This distraction technique can be very irritating, and hinder your progress. I propose a new way to both think about it and react to it and it’s about the rabbit in two big ways:
First, it’s about the distraction technique of taking you down a rabbit hole. Changing the subject, fussing about some detail, even getting angry — all examples of ‘falling down a rabbit hole’. If you can imagine Bugs pushing you down that hole, it just might give you the idea of avoiding the hole!
Second, it’s all about the ‘Yeah, but…’ technique, which to my ears sounds amazingly like or at the very least rhymes with “Wabbit”. You remember Elmer Fudd saying: ‘You wascally wabbit!‘ The ‘Yeah but…’ happens when someone has an idea. Before the idea can actually get any traction the critic instantly blurts out a ‘Yeah but…’ Yeah but we don’t have the money for it. Yeah but it will be hard. Yeah but you’ve never done it before. Yeah but…on and on it goes! The result being more distraction to take you off course, to stop you from getting anywhere close to going after your dreams or goals. What if when you said: ‘Yeah, but…’ you could picture Elmer and the wabbit (yeah/but) in your brain? It just might grab your attention long enough to help you recognize the ‘yeah, but’ as the distraction it is designed to be.
Here’s the bad news: Sorry, our critic voices are not going away — AND — you CAN choose to not let them overtake you and run your life! A very effective way to do that is with humor. Our inner critics want you to take them seriously. And one of the techniques they use to help that along is to get you seriously distracted from anything that might result in you doing something new and different. Humor is a very effective way to interrupt the critic’s game!
Frankly, my job and goal is to help you actually leap into doing something different because as the old adage goes: ‘You can’d keep doing the same thing over and over and expecting a different result.’ See if a bit of Bugs can’t help you create new and different results!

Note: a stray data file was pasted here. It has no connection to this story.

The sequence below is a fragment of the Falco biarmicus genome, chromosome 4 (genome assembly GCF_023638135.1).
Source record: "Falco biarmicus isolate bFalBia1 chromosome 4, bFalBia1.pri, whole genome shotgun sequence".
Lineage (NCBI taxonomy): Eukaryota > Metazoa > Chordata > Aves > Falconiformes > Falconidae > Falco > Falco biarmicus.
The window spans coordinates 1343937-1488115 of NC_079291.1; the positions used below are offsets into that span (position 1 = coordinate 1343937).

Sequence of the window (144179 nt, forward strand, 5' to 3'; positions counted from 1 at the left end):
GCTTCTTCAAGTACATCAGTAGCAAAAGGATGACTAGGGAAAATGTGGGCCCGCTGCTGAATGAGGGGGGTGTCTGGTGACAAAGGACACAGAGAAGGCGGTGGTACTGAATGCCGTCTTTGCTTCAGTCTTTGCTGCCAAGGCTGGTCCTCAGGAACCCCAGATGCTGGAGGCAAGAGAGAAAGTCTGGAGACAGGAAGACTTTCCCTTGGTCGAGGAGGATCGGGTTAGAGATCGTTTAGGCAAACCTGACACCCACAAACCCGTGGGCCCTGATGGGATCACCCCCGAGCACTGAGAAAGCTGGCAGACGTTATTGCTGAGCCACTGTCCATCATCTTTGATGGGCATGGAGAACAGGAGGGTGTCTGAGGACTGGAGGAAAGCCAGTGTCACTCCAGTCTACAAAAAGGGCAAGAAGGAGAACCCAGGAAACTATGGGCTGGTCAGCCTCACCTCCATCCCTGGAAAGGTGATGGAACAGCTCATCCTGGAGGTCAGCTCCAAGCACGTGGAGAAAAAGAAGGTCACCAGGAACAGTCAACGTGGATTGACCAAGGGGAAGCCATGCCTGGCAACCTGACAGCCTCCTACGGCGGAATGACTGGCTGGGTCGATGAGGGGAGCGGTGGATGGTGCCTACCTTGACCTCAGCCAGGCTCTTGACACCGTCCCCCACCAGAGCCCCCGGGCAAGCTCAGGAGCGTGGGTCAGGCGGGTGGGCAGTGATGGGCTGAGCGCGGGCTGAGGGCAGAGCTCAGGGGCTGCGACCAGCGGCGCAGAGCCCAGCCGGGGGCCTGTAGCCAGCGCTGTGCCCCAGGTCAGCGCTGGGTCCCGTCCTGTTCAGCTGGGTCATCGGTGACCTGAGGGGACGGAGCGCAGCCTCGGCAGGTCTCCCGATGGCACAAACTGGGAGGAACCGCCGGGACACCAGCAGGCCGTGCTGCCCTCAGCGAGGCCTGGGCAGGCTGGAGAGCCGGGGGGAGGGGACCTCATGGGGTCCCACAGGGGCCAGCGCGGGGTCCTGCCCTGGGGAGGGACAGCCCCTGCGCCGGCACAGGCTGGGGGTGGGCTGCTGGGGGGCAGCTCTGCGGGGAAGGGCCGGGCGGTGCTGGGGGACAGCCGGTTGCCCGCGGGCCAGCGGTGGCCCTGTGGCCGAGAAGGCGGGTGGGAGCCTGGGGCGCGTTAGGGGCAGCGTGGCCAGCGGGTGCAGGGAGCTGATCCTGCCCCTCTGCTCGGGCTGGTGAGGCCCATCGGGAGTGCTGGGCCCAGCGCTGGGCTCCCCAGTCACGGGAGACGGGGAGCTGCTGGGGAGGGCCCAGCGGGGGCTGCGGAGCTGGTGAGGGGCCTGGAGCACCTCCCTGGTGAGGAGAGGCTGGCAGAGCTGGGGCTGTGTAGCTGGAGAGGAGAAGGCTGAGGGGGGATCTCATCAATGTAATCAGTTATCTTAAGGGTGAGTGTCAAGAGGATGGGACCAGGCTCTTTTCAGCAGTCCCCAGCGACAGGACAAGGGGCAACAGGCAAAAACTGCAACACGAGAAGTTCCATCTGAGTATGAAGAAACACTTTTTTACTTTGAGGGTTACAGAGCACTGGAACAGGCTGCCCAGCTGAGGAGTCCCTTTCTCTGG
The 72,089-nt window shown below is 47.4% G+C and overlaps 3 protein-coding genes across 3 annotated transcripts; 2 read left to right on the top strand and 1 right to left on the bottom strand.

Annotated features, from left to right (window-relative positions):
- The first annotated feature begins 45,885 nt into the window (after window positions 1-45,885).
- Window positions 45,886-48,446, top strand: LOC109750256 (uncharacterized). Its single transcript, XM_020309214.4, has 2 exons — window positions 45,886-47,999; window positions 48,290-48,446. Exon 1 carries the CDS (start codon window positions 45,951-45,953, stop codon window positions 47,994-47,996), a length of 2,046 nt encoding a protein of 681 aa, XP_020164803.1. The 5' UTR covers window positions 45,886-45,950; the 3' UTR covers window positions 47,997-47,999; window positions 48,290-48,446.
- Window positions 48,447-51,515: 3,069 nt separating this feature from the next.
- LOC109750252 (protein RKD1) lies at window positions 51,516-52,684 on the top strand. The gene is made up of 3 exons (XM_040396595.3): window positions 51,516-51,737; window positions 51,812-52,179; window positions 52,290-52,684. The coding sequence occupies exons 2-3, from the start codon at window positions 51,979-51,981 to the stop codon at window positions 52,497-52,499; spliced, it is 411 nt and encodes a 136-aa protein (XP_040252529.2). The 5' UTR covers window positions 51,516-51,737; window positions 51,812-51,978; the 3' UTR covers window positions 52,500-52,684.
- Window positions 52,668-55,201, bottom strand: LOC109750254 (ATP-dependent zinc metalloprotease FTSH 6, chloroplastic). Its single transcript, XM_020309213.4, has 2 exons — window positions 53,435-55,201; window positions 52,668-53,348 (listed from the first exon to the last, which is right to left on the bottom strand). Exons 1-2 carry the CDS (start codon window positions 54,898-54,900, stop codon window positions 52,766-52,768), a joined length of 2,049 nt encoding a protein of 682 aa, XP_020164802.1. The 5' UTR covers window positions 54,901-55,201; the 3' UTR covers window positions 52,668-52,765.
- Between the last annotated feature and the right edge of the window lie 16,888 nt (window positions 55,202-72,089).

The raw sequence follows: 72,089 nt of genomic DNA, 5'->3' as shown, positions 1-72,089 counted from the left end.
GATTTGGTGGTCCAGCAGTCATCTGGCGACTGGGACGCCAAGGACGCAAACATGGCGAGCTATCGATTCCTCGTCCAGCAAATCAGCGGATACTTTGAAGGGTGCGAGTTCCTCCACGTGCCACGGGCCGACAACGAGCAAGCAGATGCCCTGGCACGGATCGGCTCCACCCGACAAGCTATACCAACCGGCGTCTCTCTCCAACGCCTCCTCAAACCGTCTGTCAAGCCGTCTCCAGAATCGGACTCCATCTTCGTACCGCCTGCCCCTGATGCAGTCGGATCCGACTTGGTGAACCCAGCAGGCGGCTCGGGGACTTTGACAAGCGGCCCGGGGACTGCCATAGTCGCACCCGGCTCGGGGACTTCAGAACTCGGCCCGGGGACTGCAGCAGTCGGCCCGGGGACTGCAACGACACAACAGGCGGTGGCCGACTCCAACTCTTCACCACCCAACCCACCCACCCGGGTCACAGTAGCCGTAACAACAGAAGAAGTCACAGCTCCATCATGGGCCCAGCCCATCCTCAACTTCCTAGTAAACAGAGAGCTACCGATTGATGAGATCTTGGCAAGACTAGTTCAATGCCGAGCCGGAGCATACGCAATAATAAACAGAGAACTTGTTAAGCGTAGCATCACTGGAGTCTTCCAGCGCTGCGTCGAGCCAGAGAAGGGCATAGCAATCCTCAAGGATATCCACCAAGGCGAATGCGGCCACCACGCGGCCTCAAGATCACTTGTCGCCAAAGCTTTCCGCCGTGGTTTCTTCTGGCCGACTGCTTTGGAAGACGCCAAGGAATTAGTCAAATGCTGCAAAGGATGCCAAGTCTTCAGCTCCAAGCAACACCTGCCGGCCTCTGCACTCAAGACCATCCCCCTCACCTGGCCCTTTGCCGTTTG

Okay, it’s a bit cliche, but I can’t resist it ‘That’s all folks!’
Shell Tain, The Untangler
If you’d like some help in avoiding your own rabbit holes, just give me a call at 503-258-1630 or check out my website at www.sensiblecoaching.com.
This week I’ve invited my friend, Kathleen Burns Kingsbury to be a guest blogger. She and I have been chatting about money and how it effects our clients every month for years now. As you can tell from her words below we clearly have a similar take on how money thinking stymies us! See more about her, at the end of the blog. If you’d like to check out her fascinating new book: “Breaking Money Silence®”
Have you ever wondered why you don’t always act in responsibly ways when it comes to money? Or maybe you are financially fit and find it hard to understand why a loved one seems to spend or invest money in an irrational manner. The reason is simple. There is an upside to every bad money behavior. That is why it is so difficult to change poor habits, including unhealthy financial habits. The short-term gain keeps you coming back for more.
Dana is a great example. She loves to buy expensive gadgets, but knows that she spends too much of her take home pay on these toys. Dana knows that this spending behavior is getting in the way of her goal to save for a down payment for her first home. When asked, Dana tells me that she wants to stop overspending on electrics. But her actions tell a different story.
What Dana doesn’t realize is that buying something new gives her a rush, makes her feel good after a long week at work, and boosts her self-esteem. All her friends fondly call her “the gadget queen.” There is a big upside to this unhealthy money behavior. Until Dana appreciates the benefits of this habit, it will be hard, if not impossible to change.
Do you identify with Dana? Do you have a habit or behavior that you would love to stop but find it difficult to let go of? If so, here are some inquiries for you to consider.
What is the short-term benefit of this money behavior?
As a trained behavioral change specialist, I always look for the brilliance in the bad behavior. In other works, what are the benefits of staying stuck or not changing? In Dana’s case not changing her spending habits helped her feel good about herself and good in the moment.
What would it be like to not receive this short-term benefit?